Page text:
In Minister Lui's parliamentary reply on 9 July 2013, he stated that there were a total of 32 major incidents, that exceeded 30 minutes of service disruption in the period between January 2010 and June 2013. Of these, 17 were on the North-South-East-West Line (NSEWL); nine on the Circle Line (CCL) and six on the North East Line (NEL). The majority of these incidents seems to have occurred in the years 2010 - 2011 because LTA Chief Executive Mr Chew Hock Yong said that there were only three incidents in 2012 that exceeded 30 minutes of service disruption, in a separate media update in May 2013.
However, our data shows otherwise. Between January 2010 and June 2013, there were 93 incidents exceeding 30 minutes of service disruption on the NSEWL, CCL and NEL combined. Adding the numbers for Bukit Panjang LRT and Punggol LRT, there were a total of 101 incidents. Even if a stricter criteria is set, there were a total of 63 incidents that disrupted service for at least one hour. The figure reported in Parliament seems to be understated. Will the authorities put up the list of 32 major incidents for public scrutiny?
|Bukit Panjang LRT
|East West Line
|North East Line
|North South Line
|Number of Service Disruptions Exceeding 30 Minutes
|Number of Service Disruptions Exceeding 60 Minutes
As the same parliamentary reply did not provide a breakdown of service disruptions by the cause of delay, we will attempt to do so using our own dataset:
The following table shows the details of service disruptions that exceeded 30 minutes in duration:
In their regular press releases, the LTA-SMRT and LTA-SBS Transit Joint Teams like to 'normalize' the data by reporting the steadily declining ratio of train service disruptions to the total number of train-kilometres operated. While such metrics may be relevant (and look good!) to management, commuters are impacted by the number of service disruptions, not the number of train-kilometres operated. Besides, this metric cannot decisively conclude that the situation is improving when the number of train-kilometres operated has been increasing over the years, thereby lowering the ratio artificially. It is a well-known PR technique to gloss over a piece of bad news (number of service disruptions) with red herrings as distraction. In this case, the red herring is the number of train-kilometres operated, which the authorities know for a fact, that it will be increasing in the foreseeable future due to the surge in passenger demand and expansion of the rail network and train fleet. It is too hasty to claim credit on the basis of a single metric. Transparency is the key to rebuilding the trust lost.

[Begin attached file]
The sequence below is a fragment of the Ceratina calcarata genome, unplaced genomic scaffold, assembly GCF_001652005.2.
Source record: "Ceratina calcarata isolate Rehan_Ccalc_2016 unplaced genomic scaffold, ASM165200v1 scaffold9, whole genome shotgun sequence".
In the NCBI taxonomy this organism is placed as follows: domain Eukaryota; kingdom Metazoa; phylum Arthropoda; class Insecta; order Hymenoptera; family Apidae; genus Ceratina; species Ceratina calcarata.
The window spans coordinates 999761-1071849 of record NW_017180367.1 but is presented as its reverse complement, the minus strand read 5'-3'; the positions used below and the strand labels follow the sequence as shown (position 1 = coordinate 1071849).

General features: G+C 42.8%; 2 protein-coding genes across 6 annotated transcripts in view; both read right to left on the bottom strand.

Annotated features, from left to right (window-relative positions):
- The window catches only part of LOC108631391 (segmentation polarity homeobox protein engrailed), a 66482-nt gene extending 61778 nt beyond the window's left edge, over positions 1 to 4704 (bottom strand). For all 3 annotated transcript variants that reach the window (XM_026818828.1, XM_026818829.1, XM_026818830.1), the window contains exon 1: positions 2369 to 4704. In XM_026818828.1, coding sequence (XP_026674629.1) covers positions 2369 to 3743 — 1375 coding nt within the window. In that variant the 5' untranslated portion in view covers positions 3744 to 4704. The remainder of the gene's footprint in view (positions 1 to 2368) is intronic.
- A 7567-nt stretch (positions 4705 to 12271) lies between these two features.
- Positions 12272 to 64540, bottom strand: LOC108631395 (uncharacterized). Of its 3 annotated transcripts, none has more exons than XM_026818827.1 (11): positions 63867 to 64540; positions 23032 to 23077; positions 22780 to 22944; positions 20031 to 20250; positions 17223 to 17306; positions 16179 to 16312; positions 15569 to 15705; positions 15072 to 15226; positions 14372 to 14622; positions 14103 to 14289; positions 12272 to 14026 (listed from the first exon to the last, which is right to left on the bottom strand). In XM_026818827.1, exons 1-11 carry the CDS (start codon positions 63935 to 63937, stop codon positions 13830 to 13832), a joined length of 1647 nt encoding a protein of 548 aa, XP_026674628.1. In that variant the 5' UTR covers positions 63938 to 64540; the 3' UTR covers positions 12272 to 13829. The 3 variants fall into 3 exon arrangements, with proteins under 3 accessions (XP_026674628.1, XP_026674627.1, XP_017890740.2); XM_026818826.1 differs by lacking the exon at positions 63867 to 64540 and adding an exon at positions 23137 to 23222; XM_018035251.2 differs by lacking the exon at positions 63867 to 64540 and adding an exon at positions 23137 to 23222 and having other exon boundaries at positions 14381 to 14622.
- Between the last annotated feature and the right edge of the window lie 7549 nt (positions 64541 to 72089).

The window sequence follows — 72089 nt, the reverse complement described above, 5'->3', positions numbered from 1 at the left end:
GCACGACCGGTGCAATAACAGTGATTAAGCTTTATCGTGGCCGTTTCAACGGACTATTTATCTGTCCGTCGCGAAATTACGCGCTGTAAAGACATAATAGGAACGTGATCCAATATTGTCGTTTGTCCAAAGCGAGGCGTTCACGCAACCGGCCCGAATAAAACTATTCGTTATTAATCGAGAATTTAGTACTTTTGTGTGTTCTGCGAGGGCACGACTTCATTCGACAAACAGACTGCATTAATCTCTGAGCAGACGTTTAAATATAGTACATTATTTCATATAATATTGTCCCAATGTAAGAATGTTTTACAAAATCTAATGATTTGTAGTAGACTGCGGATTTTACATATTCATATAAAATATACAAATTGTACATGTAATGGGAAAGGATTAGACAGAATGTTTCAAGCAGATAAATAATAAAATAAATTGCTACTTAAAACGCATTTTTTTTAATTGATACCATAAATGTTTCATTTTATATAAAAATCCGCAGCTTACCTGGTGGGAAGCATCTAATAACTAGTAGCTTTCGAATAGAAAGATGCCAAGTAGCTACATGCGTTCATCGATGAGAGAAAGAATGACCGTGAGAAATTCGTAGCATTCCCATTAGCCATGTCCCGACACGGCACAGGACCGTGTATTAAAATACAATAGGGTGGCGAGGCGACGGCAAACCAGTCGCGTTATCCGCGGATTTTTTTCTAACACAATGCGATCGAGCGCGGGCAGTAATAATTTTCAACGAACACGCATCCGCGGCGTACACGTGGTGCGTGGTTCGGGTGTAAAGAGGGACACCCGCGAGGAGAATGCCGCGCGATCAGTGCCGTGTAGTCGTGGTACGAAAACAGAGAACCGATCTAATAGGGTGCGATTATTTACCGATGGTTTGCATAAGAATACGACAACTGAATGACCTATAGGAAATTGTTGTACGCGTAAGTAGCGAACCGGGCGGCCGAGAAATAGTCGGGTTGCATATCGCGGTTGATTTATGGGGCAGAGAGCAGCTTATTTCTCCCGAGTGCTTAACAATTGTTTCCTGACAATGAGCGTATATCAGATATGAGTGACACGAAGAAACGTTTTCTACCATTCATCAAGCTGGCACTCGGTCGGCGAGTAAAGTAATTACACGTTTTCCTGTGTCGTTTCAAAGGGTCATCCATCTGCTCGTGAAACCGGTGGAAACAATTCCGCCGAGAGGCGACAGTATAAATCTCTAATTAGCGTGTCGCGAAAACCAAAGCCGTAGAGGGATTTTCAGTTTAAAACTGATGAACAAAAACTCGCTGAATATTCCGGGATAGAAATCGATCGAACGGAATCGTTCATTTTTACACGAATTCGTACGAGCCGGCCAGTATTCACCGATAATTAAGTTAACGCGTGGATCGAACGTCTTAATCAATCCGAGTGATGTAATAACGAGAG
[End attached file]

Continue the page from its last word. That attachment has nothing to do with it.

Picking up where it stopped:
Contrary to the LTA-SMRT Joint Team's glowing report that train faults have been halved on the North-South-East-West lines (NSEWL), our data shows that there has not been any significant reduction in the number of service disruptions nor delay hours over the same period (June - August 2012). The December report continued the happy chorus, announcing that the train withdrawal rate was reduced from 3.2 (per 100,000 km) in 2011 to 2.6 in the second half of 2012. Notice how they have deliberately left out the data in the first half of 2012, which saw 3.91 trains withdrawn (per 100,000 km) from January through April 2012.
If the LTA-SMRT Joint Team wishes to convince the public that train services have become more reliable, they should be more transparent. The train withdrawal rate is only a single metric and being a lead KPI, it may not result in real improvements to commuter experience on the ground. If the LTA-SMRT Joint Team is truly confident in their performance, it should publish lag KPIs, such as the monthly SSA figures for each rail line.